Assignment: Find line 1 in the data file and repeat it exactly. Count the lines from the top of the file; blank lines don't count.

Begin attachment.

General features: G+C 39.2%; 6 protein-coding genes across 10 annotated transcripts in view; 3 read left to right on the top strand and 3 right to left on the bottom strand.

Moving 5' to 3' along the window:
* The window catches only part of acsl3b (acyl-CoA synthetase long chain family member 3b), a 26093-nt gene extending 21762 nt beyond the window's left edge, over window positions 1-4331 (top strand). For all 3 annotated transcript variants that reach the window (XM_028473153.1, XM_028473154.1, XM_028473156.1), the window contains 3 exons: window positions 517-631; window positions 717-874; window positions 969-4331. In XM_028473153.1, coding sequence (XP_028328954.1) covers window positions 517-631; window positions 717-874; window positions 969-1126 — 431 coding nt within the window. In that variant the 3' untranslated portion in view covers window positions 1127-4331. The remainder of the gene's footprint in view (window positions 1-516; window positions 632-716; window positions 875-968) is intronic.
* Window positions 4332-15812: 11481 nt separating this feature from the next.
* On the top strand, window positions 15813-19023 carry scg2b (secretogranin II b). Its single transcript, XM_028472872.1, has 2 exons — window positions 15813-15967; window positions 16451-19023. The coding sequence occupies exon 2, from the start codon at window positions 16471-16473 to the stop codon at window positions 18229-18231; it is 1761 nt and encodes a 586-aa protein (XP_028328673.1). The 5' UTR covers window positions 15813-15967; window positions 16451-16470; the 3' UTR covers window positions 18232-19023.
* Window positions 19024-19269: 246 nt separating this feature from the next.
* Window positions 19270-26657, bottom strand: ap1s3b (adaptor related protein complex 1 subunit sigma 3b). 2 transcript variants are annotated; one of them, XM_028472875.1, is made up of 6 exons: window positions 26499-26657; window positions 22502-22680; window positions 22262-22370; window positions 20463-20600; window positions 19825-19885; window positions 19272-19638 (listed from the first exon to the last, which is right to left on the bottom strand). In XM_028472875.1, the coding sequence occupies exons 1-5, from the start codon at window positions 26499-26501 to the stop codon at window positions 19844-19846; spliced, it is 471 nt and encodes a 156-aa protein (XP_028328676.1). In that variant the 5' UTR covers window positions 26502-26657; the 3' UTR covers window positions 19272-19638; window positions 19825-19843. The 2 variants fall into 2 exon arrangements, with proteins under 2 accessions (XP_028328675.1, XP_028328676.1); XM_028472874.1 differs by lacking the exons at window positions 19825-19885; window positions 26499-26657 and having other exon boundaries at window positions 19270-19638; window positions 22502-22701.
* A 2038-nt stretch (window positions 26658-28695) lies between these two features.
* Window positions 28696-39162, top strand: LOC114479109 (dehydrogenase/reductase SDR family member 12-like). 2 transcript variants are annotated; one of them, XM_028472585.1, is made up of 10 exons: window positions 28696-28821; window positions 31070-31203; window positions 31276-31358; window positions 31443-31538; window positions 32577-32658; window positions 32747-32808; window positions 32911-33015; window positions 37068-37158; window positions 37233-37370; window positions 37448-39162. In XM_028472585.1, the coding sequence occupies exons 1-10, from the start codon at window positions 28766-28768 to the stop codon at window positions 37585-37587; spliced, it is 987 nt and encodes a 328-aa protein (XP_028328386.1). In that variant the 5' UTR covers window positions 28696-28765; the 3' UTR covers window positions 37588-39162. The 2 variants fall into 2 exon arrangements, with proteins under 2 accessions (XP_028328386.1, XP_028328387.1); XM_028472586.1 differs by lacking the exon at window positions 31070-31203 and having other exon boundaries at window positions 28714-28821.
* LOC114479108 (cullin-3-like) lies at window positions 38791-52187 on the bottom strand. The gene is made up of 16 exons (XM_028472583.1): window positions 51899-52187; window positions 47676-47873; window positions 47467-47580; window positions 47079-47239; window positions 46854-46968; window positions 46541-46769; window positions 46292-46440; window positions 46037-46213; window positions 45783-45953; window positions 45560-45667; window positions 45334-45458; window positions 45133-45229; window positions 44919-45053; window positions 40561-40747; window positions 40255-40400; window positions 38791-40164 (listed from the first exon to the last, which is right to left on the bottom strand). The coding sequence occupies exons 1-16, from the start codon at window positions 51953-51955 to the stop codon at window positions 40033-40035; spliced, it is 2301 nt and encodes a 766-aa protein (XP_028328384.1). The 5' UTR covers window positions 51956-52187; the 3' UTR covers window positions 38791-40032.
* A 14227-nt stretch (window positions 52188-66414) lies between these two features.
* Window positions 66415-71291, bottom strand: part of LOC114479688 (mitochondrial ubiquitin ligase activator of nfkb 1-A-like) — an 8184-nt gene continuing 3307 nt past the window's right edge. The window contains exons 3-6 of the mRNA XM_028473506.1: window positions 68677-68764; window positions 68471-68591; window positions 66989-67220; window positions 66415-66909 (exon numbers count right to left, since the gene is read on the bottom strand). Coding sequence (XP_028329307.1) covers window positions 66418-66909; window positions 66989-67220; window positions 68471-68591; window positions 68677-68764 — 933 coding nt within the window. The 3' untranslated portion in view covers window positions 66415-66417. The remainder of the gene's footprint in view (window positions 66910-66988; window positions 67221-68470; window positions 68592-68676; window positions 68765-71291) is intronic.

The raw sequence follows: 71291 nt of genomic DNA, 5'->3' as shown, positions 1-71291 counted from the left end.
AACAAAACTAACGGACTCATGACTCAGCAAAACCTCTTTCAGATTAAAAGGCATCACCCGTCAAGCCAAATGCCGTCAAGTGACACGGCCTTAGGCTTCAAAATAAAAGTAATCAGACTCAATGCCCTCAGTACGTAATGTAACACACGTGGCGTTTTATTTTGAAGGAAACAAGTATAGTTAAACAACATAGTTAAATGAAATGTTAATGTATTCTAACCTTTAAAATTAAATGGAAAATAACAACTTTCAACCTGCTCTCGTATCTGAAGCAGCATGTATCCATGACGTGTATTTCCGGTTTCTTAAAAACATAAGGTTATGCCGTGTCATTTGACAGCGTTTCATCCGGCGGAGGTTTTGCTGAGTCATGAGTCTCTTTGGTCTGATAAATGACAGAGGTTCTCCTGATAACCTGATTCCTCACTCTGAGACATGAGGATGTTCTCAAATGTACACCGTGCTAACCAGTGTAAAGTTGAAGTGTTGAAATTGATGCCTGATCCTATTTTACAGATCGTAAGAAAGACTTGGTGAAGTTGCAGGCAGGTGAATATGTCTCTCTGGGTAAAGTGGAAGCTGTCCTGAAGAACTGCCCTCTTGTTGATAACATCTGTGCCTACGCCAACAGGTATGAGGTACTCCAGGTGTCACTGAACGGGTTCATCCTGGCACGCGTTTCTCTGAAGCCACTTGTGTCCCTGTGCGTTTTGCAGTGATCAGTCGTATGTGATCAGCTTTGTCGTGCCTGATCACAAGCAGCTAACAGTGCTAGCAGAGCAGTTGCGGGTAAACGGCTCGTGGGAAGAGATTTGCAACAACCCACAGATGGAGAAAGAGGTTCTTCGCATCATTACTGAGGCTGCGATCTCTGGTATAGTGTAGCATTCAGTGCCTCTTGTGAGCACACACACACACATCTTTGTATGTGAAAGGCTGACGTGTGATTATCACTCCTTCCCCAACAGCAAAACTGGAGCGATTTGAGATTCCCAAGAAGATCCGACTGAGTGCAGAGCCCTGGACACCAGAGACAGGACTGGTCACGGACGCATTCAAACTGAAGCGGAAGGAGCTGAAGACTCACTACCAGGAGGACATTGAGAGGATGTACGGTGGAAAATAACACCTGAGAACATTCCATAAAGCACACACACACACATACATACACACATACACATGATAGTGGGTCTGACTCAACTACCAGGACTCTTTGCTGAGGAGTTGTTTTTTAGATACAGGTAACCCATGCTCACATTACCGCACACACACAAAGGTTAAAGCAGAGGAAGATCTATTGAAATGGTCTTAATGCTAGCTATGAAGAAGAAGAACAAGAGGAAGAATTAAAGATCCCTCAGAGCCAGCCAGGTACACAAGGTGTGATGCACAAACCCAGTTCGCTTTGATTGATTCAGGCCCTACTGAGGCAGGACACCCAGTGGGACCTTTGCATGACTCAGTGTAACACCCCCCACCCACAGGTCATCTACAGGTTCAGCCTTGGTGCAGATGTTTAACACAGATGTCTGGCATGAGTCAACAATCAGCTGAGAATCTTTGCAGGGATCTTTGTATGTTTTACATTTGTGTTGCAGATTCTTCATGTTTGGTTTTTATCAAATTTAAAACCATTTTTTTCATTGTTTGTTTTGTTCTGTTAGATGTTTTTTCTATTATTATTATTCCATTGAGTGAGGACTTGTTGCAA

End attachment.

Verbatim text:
General features: G+C 39.2%; 6 protein-coding genes across 10 annotated transcripts in view; 3 read left to right on the top strand and 3 right to left on the bottom strand.